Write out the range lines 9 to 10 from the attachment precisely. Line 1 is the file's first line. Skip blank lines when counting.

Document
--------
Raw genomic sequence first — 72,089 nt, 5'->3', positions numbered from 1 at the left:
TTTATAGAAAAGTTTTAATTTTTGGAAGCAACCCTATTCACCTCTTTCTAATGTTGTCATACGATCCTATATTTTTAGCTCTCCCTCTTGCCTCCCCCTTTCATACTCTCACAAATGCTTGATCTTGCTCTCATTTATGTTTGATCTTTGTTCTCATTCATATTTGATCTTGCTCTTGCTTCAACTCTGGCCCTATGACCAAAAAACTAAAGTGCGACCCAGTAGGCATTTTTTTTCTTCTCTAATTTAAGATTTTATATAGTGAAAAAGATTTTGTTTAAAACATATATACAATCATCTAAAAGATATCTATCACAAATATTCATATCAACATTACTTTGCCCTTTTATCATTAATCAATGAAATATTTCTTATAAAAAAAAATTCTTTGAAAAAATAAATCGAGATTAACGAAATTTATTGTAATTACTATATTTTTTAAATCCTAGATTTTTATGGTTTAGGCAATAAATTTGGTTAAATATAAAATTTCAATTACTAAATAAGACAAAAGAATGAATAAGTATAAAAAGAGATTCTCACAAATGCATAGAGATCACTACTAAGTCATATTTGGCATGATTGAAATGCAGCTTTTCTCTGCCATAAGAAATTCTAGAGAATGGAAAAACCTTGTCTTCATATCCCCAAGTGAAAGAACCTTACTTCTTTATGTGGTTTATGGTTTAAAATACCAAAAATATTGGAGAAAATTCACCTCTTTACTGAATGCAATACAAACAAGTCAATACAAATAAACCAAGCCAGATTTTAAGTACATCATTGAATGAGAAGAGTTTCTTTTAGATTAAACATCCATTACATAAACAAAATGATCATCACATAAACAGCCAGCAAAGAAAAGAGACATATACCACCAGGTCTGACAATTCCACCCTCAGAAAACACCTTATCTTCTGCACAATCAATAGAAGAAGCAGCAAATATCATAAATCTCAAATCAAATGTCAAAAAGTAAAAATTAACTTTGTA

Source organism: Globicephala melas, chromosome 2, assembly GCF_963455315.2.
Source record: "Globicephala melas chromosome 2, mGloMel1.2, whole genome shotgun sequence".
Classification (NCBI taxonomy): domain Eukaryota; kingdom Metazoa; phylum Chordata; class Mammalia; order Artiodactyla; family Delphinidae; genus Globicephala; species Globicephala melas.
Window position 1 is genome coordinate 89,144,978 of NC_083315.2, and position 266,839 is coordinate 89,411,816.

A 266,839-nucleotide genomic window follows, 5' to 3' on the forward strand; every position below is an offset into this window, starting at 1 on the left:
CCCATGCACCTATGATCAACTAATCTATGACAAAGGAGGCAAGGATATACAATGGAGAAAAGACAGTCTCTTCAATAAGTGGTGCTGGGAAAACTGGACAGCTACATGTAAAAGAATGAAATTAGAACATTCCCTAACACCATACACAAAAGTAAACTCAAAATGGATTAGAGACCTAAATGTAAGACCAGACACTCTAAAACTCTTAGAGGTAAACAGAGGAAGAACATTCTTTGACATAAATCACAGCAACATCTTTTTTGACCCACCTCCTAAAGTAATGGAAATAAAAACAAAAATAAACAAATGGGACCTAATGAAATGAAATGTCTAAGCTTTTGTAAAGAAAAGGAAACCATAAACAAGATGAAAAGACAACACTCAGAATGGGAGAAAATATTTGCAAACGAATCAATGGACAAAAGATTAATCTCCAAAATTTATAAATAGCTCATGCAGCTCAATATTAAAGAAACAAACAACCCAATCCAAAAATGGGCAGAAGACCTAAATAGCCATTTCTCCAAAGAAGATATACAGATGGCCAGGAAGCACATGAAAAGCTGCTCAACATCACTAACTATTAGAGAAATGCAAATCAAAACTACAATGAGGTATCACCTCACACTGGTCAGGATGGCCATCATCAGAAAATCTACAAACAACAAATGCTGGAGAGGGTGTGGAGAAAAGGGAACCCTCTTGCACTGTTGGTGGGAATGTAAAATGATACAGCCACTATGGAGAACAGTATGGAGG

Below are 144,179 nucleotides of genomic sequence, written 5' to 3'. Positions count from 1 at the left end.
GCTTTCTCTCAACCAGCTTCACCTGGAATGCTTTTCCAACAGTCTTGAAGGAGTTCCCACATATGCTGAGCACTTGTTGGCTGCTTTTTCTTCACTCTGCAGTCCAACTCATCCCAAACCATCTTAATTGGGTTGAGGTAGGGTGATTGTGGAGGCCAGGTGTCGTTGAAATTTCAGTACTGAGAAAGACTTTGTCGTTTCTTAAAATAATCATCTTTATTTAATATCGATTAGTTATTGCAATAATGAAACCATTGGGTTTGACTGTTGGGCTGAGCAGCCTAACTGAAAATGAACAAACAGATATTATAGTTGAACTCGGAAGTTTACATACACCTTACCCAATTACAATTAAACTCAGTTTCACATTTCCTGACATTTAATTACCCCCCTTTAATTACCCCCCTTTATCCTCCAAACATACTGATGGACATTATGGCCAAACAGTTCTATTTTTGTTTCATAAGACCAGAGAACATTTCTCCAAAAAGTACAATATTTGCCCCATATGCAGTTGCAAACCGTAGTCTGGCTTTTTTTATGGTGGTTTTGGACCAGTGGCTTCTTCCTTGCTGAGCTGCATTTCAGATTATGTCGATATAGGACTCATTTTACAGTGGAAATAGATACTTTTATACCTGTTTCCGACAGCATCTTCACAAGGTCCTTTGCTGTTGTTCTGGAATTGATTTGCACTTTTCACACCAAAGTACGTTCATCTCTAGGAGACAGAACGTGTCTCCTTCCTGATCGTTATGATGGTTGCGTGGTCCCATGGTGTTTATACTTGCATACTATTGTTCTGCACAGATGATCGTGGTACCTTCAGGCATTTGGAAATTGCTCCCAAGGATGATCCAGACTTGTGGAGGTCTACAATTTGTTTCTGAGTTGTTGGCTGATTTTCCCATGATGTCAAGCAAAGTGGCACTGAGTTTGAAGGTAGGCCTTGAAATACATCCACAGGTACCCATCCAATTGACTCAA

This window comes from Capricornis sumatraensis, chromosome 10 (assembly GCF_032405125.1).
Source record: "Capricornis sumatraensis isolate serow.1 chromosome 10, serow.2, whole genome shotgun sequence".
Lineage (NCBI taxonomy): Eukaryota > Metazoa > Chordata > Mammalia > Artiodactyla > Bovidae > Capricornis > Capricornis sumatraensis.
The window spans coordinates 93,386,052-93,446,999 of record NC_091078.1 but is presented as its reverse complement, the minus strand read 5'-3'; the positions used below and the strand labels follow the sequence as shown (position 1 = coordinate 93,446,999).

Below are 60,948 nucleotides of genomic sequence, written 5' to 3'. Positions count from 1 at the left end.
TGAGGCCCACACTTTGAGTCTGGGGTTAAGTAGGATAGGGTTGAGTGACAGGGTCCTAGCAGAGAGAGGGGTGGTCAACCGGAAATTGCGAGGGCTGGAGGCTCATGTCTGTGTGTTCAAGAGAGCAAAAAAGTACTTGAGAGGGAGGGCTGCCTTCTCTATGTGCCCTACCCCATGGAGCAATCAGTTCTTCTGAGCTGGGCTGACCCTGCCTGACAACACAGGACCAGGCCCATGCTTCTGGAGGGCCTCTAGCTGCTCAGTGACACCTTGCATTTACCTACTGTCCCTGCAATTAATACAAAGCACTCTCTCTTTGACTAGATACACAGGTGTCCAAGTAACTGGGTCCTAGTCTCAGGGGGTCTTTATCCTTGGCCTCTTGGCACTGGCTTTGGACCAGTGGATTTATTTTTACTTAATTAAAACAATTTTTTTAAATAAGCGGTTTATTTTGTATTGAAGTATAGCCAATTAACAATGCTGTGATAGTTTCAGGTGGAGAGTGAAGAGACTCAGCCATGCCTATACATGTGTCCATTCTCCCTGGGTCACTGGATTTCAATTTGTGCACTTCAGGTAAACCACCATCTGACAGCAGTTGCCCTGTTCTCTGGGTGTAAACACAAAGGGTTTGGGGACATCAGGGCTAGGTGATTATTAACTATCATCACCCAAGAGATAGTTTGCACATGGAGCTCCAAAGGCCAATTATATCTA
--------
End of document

Below are 144,179 nucleotides of genomic sequence, written 5' to 3'. Positions count from 1 at the left end.
GCTTTCTCTCAACCAGCTTCACCTGGAATGCTTTTCCAACAGTCTTGAAGGAGTTCCCACATATGCTGAGCACTTGTTGGCTGCTTTTTCTTCACTCTGCAGTCCAACTCATCCCAAACCATCTTAATTGGGTTGAGGTAGGGTGATTGTGGAGGCCAGGTGTCGTTGAAATTTCAGTACTGAGAAAGACTTTGTCGTTTCTTAAAATAATCATCTTTATTTAATATCGATTAGTTATTGCAATAATGAAACCATTGGGTTTGACTGTTGGGCTGAGCAGCCTAACTGAAAATGAACAAACAGATATTATAGTTGAACTCGGAAGTTTACATACACCTTACCCAATTACAATTAAACTCAGTTTCACATTTCCTGACATTTAATTACCCCCCTTTAATTACCCCCCTTTATCCTCCAAACATACTGATGGACATTATGGCCAAACAGTTCTATTTTTGTTTCATAAGACCAGAGAACATTTCTCCAAAAAGTACAATATTTGCCCCATATGCAGTTGCAAACCGTAGTCTGGCTTTTTTTATGGTGGTTTTGGACCAGTGGCTTCTTCCTTGCTGAGCTGCATTTCAGATTATGTCGATATAGGACTCATTTTACAGTGGAAATAGATACTTTTATACCTGTTTCCGACAGCATCTTCACAAGGTCCTTTGCTGTTGTTCTGGAATTGATTTGCACTTTTCACACCAAAGTACGTTCATCTCTAGGAGACAGAACGTGTCTCCTTCCTGATCGTTATGATGGTTGCGTGGTCCCATGGTGTTTATACTTGCATACTATTGTTCTGCACAGATGATCGTGGTACCTTCAGGCATTTGGAAATTGCTCCCAAGGATGATCCAGACTTGTGGAGGTCTACAATTTGTTTCTGAGTTGTTGGCTGATTTTCCCATGATGTCAAGCAAAGTGGCACTGAGTTTGAAGGTAGGCCTTGAAATACATCCACAGGTACCCATCCAATTGACTCAA